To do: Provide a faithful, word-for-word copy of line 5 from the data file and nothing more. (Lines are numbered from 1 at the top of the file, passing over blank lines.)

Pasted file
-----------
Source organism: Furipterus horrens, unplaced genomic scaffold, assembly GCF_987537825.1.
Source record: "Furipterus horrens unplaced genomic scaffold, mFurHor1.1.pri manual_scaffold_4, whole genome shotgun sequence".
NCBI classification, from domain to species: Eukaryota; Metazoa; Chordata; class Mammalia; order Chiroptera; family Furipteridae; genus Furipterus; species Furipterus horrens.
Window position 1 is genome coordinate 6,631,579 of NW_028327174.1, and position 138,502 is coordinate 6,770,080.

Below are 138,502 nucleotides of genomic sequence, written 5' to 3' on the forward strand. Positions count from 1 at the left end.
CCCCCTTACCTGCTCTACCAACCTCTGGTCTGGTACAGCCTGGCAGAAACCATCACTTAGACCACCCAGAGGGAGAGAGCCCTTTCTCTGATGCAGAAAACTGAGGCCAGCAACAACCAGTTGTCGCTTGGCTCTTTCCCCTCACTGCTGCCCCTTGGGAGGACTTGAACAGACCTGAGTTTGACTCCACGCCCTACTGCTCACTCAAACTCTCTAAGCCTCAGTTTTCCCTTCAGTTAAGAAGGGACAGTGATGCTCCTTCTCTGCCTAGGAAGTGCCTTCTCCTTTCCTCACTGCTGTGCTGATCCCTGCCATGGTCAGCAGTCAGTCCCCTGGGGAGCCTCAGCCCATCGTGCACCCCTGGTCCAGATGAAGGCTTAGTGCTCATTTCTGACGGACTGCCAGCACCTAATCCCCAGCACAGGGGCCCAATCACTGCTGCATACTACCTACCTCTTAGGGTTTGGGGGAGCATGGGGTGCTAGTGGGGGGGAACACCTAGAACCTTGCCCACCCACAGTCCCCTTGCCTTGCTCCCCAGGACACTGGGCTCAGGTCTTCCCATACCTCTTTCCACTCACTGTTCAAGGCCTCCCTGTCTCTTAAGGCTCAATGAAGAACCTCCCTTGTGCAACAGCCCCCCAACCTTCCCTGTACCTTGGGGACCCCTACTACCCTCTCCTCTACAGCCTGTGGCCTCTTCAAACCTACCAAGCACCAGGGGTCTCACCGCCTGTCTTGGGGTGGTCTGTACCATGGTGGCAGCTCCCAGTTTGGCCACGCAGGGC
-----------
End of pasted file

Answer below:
Below are 138,502 nucleotides of genomic sequence, written 5' to 3' on the forward strand. Positions count from 1 at the left end.